Thursday, December 30, 2010

Farewell 2010, You Awesome Year, You!

This has been, for the most part, an all around awesome year. In 2010, I:

Wrote three books (220,000 finished words!)
Completed and sold my first YA
Had my first official book tour
Read 68 books
Wrote 152 blog entries (here, Shrinking Violets, Enchanted Inkpot, and GeekMom)
Got into the Twitter groove
Met some amazing people online (yes, that means YOU!)

I realized that, compared to some, I am a bit of a slacker. But I also realize that compared to others, I’m an overachiever. I can live with being somewhere in the middle. The truth is, someone will outperform you no matter the field and the sooner accepted, the sooner gotten over. Plus? This is not a competition. ::she reminds herself::


One son graduated from college and began building a life he loves
Another son found his passion—which is a huge step in one’s life

All in all, a very good year. Of course, there were several stresses, too. The family juggled a number of health issues early in the year. Honestly—it felt as if we were being hit with the ten plagues of Egypt, but modern style. That was a long few months, happily behind us, with no lingering or lasting effects.

It also makes the victories accomplished just that much sweeter.

As I review the year, I am also forcibly reminded of the old adage Everything in good time. I turned in my revision of DARK MERCY at 4 pm on Dec 23, then had exactly 24 hours to get ready for Christmas, including a Christmas Eve dinner at my house. I got about zero Christmas shopping done (more traumatic for me than anyone else) but it was a brilliant reminder that I could not easily have juggled my career and family much earlier in my life. The conflicting needs would have been too much for me to handle gracefully, or even sanely. So if any of you young’uns out there are feeling frustrated, you might consider that the timing might be working to your advantage in some way you can’t even begin to see yet.

I am giving myself the next week off, which is just as well as ever since I finished DARK MERCY my brain has been flat out empty. Just. Empty. It is eerily quiet in there; no random thoughts, no story snippets swirling around, or random chatter. It would be nice to think I’ve achieved a new level of personal Zen, but honesty compels me to admit it is pretty much just empty. Which is very restful, if a bit unnerving. I am worried that it will stay this way longer than I’d like, especially since I must start DARK JUSTICE soon. Even so, I must need the break so I will try to revel in the quiet of the now and not worry about next week.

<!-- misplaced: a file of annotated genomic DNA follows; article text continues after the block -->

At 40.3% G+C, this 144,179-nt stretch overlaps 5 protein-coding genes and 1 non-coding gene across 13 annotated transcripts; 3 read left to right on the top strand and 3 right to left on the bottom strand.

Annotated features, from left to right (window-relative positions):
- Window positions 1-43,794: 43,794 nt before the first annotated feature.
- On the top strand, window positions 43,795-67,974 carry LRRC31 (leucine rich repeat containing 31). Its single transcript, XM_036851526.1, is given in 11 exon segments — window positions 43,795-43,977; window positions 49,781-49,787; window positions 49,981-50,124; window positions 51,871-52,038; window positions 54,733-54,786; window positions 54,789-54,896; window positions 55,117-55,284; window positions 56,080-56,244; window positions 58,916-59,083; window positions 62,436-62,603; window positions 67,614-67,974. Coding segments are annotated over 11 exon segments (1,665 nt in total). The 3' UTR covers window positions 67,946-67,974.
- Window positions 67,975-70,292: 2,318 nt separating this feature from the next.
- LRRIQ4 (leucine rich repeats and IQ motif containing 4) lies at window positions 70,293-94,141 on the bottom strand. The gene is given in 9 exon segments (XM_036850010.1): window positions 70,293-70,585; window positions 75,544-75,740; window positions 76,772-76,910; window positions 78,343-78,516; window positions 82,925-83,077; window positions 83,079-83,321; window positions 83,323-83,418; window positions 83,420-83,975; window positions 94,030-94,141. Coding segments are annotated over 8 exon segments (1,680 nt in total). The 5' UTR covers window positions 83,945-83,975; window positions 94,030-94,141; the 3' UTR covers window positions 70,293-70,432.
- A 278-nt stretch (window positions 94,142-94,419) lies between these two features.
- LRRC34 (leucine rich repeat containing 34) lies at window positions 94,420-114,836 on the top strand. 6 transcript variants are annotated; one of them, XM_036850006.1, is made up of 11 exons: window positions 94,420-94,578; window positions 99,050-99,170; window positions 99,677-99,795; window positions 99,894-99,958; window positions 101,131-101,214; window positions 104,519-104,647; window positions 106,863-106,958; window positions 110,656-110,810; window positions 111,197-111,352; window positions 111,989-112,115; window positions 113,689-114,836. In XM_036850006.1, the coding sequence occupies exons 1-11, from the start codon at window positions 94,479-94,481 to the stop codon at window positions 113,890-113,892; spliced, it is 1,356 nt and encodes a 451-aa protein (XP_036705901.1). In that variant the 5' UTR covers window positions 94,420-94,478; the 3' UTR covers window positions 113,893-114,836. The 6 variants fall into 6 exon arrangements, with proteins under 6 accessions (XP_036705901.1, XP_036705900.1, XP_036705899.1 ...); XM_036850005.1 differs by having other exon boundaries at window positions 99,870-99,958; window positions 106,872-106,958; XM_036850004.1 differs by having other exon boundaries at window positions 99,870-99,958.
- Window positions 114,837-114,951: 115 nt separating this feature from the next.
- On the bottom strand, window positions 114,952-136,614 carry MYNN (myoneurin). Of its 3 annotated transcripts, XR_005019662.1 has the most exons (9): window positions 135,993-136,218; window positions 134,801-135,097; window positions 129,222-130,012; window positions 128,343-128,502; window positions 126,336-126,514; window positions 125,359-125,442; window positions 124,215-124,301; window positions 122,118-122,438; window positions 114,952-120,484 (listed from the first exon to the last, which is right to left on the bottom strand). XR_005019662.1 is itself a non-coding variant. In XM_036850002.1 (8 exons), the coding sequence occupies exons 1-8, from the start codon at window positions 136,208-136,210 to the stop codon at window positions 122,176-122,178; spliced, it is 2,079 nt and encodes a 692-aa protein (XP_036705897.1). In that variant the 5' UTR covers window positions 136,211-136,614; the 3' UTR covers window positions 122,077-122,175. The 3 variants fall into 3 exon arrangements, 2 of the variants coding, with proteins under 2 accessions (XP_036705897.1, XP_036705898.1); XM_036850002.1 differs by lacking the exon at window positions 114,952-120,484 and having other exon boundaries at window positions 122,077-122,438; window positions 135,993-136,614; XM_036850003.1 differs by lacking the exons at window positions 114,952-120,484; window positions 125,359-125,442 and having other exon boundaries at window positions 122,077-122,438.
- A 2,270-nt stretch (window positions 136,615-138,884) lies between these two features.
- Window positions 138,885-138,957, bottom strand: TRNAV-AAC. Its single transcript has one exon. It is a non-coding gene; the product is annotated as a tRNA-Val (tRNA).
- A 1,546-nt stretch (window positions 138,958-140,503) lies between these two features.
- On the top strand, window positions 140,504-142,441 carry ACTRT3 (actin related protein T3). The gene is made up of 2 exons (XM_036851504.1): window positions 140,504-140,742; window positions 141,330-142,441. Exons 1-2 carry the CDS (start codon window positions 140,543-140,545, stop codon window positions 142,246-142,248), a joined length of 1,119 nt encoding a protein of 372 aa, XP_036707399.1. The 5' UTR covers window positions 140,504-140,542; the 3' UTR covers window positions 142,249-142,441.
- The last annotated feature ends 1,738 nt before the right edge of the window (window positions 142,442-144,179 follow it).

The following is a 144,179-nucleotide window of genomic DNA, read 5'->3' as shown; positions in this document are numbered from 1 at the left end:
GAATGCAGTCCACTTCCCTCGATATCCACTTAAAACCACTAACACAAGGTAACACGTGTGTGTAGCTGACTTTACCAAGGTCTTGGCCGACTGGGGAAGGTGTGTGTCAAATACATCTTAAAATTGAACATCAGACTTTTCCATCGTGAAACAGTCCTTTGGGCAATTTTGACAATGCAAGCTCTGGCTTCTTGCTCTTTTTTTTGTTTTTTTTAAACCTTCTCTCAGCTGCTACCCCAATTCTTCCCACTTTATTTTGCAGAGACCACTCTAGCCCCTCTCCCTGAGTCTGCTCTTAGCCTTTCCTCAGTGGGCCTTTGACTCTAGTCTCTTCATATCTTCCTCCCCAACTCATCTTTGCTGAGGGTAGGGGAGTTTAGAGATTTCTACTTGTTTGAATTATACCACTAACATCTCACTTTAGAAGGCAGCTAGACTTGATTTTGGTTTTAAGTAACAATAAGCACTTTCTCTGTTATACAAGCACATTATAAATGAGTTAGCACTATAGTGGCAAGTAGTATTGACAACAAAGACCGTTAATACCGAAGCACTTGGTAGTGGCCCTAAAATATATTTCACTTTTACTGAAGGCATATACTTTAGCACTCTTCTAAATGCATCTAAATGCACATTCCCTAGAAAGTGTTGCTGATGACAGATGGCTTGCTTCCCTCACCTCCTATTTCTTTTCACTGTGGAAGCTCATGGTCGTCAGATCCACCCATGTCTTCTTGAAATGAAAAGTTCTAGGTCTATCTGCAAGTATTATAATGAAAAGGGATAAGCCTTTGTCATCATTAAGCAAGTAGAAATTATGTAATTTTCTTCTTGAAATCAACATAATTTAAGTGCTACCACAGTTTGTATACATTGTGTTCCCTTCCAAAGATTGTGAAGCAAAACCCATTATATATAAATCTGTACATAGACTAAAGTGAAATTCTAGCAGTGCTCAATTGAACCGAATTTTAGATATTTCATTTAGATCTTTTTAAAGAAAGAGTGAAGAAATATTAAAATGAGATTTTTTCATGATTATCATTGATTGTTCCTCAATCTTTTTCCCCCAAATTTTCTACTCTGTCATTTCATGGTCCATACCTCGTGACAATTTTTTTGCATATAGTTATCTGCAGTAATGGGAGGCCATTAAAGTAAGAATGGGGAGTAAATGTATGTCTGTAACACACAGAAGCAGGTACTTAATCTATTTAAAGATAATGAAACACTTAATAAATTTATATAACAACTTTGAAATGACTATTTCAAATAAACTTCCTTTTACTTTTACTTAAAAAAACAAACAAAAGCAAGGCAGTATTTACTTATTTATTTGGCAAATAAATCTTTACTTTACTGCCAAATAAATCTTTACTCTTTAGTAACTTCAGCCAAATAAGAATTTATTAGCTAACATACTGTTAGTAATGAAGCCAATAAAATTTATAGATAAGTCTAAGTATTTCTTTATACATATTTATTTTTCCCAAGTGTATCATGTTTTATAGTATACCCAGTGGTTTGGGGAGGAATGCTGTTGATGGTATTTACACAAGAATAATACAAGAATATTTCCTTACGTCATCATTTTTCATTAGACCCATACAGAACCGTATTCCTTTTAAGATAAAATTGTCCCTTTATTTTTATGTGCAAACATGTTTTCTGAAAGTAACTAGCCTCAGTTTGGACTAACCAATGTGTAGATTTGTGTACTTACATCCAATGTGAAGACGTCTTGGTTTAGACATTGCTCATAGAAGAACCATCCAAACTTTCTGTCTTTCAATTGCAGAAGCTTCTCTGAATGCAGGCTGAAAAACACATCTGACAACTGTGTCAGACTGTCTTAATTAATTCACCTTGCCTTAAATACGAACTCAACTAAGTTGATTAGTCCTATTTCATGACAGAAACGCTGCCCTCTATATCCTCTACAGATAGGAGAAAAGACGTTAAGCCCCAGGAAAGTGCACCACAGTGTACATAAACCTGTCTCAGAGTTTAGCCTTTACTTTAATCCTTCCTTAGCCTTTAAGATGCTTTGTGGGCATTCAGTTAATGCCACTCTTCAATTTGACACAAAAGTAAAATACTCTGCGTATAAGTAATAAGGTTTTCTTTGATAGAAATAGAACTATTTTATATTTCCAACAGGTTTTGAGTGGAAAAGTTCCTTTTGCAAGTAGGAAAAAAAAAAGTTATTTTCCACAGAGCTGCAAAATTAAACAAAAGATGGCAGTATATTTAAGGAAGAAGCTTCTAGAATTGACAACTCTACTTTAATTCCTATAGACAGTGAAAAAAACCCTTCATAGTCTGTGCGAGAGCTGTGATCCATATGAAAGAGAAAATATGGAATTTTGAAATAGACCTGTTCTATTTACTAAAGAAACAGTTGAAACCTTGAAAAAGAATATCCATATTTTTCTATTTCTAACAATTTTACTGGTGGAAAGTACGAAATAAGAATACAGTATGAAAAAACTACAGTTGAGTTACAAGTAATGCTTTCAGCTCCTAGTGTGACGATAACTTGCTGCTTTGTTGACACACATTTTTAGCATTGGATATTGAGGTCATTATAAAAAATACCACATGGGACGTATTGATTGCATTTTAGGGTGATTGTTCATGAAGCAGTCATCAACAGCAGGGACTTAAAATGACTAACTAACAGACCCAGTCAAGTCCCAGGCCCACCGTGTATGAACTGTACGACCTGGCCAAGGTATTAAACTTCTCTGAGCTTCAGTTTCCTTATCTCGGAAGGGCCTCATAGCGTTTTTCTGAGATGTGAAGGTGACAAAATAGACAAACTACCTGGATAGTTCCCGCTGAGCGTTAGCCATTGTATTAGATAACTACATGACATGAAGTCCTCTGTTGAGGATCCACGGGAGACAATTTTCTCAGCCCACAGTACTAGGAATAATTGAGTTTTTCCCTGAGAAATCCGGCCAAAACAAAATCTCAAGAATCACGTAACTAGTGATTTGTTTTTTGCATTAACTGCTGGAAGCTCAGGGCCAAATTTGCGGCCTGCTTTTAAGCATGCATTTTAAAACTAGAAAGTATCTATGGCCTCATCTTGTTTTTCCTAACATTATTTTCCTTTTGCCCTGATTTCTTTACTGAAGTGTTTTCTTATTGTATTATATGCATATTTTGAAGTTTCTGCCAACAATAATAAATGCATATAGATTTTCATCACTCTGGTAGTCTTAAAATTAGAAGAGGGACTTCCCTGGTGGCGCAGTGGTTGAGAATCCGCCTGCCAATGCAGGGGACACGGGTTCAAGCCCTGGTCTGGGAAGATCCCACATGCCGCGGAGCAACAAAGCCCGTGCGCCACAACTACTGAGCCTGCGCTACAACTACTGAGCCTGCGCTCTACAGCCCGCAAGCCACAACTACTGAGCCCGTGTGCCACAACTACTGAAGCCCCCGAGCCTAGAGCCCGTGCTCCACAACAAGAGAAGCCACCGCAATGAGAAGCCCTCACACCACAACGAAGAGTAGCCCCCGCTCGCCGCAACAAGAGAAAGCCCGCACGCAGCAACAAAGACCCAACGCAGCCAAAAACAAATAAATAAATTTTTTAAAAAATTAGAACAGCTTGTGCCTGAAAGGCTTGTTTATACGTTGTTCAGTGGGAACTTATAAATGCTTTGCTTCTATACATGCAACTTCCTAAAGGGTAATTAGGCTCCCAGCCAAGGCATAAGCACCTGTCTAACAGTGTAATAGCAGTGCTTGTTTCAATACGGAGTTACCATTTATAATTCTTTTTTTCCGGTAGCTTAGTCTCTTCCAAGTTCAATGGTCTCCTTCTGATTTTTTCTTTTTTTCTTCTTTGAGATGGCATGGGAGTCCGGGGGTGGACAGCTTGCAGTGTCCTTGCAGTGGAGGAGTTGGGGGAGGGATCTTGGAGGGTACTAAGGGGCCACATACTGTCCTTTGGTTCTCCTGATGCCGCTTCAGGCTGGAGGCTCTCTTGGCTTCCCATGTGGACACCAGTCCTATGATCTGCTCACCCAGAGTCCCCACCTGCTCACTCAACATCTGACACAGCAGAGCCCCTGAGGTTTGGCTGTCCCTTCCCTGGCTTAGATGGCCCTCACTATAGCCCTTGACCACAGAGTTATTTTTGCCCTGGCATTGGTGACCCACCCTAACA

Here's wishing you all a festive-but-quiet New Year!

Monday, November 15, 2010

Tropes versus Resonance

I hear a lot of talk about tropes, especially in fantasy, but also in the larger body of books in general. Tropes, for any who don’t know, are basically clichéd plot devices, or at least that’s how I interpret it. I think the actual definition is that they are conventions, which is pretty different than a cliché, but 90% of the time when the word is used it is meant negatively.

But here’s the thing. Me? As a reader? I LOVE tropes. Can’t get enough of them. Because many of the tropes that other writers sneer at provide my reading experience with mythic underpinnings.

I have read books that others consider fresh and trope-free, providing a refreshing breath of fresh air into the genre. But you know what? Even though I know intellectually that I should appreciate these books for their ground-breaking ways, I usually find that I don’t connect with them emotionally, nothing about them resonates with me and I end up putting them down.

Which goes to just how many different kinds of readers there are and how many different things we look for in books. Mitali Perkins had a fabulous discussion a while back theorizing that younger readers read to expand their world while YA readers read to reinforce their world. I think there are similar, if more complex, dynamics at work in what we as adults read.